Bye

In cricket, a bye is a term used to describe the runs scored by the batsman when the bowler delivers the ball but completely misses the bat, body, or any other part of the batter’s equipment, but the runs are still scored. Byes usually occur in cricket when:

  • The wicketkeeper fails to collect the ball.
  • When the bowler bowls so far away from the stumps that neither the batsman nor the wicketkeeper has a chance of connecting with it.

All teams have shown disciplined bowling in the ongoing Asia Cup 2022 and rarely leaked any extra run-through byes. Sri Lanka received the most byes, four, in the fifth group match against Bangladesh.

Les Ames, England’s greatest wicketkeeper-batsman, set a record of 37 byes in Australia’s second innings at the Oval in 1934.

Leg Bye

A leg bye is an extra run in cricket where the ball misses the bat but strikes the batsman’s body or any other part of the equipment.

According to cricket rules, before declaring a Leg Bye, the umpire must consider whether or not the striker attempted to play the ball. This decision is entirely in the hands of the umpire.

Leg Byes occurs if:

  • The batsman attempted to play the ball with the bat but failed, or
  • Attempted to defend himself from being hit by the ball.

Sri Lanka conceded the most leg byes in six innings against Bangladesh in the Asia Cup 2022.

On 1 August 2008, England conceded the most leg byes in a test inning, 35, during their tour to South Africa.

Penalty Runs

Penalty runs are extra runs awarded to one team when the opposing team violates the game’s rules governing unfair play or player conduct. Any violation of these laws results in the loss or surrender of five penalty runs.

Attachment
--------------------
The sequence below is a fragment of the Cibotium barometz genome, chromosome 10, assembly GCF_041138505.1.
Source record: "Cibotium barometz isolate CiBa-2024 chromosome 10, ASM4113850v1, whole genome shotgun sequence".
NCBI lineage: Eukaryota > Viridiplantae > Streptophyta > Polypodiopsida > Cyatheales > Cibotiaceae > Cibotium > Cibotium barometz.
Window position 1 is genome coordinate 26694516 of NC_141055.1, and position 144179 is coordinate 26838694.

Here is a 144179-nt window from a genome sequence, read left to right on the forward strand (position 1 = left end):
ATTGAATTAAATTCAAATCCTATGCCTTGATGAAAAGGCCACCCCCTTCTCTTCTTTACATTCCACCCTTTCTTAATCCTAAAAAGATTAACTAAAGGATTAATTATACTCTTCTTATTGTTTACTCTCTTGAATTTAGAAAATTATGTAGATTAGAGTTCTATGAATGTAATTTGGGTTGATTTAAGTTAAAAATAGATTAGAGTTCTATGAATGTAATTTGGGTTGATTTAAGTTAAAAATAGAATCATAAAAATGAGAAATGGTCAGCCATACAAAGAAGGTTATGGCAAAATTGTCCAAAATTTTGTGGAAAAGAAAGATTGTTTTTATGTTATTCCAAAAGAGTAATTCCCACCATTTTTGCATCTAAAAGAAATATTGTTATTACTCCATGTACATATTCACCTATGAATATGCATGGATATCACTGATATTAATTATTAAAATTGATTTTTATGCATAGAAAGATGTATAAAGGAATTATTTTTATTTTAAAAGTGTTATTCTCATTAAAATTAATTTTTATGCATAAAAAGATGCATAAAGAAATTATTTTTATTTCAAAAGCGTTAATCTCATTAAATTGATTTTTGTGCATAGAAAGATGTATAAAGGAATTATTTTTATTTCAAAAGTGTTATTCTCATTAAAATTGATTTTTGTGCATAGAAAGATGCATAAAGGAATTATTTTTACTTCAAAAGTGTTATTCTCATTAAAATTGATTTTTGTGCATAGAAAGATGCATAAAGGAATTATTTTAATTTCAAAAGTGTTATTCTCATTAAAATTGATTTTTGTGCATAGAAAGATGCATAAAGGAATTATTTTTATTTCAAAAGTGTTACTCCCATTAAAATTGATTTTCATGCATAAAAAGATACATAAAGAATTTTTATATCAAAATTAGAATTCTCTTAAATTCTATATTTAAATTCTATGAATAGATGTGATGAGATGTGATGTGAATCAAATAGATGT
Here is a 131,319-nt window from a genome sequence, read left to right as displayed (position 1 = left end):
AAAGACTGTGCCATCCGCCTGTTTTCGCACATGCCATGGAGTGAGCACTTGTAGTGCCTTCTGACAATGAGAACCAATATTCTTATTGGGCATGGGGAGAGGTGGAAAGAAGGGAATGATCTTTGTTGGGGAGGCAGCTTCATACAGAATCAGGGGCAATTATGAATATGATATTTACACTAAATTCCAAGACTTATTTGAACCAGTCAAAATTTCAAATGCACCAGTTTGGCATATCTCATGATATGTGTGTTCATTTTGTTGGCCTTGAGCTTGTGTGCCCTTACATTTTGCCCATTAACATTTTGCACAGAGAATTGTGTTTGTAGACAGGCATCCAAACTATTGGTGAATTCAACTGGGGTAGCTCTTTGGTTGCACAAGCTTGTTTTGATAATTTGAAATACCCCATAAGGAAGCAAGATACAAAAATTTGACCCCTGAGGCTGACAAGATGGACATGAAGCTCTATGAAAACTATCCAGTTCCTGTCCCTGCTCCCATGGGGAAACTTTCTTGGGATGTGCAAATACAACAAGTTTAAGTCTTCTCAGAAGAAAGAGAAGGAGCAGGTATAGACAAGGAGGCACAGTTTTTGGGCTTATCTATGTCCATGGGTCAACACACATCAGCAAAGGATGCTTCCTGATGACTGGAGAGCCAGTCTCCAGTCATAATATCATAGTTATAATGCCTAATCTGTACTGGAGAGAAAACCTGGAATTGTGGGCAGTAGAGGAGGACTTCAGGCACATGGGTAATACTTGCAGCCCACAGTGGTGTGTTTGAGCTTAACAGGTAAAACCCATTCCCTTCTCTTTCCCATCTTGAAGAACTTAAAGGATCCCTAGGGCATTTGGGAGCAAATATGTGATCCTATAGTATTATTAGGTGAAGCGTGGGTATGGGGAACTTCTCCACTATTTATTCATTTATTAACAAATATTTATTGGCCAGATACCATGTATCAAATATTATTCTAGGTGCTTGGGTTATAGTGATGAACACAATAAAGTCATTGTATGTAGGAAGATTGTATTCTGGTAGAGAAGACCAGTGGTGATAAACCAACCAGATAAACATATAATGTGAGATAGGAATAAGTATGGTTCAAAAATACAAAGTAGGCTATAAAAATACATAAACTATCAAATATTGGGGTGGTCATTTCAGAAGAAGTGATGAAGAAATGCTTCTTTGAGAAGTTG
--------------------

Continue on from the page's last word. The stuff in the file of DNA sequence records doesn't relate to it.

In cricket, the batting or bowling team gets 5 penalty runs under the following conditions:

  • One or both batters purposefully do not attempt to ground the bat to complete the run.
  • If batters deliberately waste time.
  • If batters are intentionally running on the pitch or causing damage to the pitch’s quality.
  • An illegal fielder makes contact with the ball.
  • Except with the approval of the umpires, practicing on the pitch on matchdays.
  • Using a cap or any other part of their clothing to field the ball illegally.
  • If the ball strikes a fielder’s helmet on the field.
  • Tampering or altering the condition of a ball.
  • The fielding members purposefully distract the batter.

India and Pakistan get an in-game penalty for retaining a slow over-rate in their Asia Cup 2022 match. They were forced to field with one fewer fielder outside the 30-yard circle.

West Indies gets 5 penalty runs in the second ODI due to illegal fielding by Pakistan because fielder Babar Azam gathered the ball behind the stumps using one of the wicketkeeping gloves.

Extras are a part of the game of cricket and positively impact one team while hurting the other. We hope that this comprehensive guide has provided enough information about what are extras in cricket and their various types so that anyone can be familiar with these cricketing terms.

Cricket Extras – FAQs

What is fielding extras in cricket?

Fielding extras include byes, leg byes, and penalties awarded by the fielding team to the batting team.

How many players are there in cricket?

There are 11 players on each team. So, there are 22 players in the game. Take a look at the role and responsibility of each player in cricket.

Who is the richest cricketer in the world?

The richest cricketer in the world is Nawaz Sharif, followed by Adam Gilchrist, and Sachin Tendulkar. Here are the top 50 richest cricket in the world.

Are overthrows an extra in cricket?

An overthrow is not considered extra but is added to the score of the batter who hit the ball that was overthrown.

What are the most extras in an innings?

The most extras conceded in a Test match innings are 76, which India conceded against Pakistan in the third Test in 2007. Among the extras were 0 wides, 15 no balls, 35 byes, and 26 leg byes.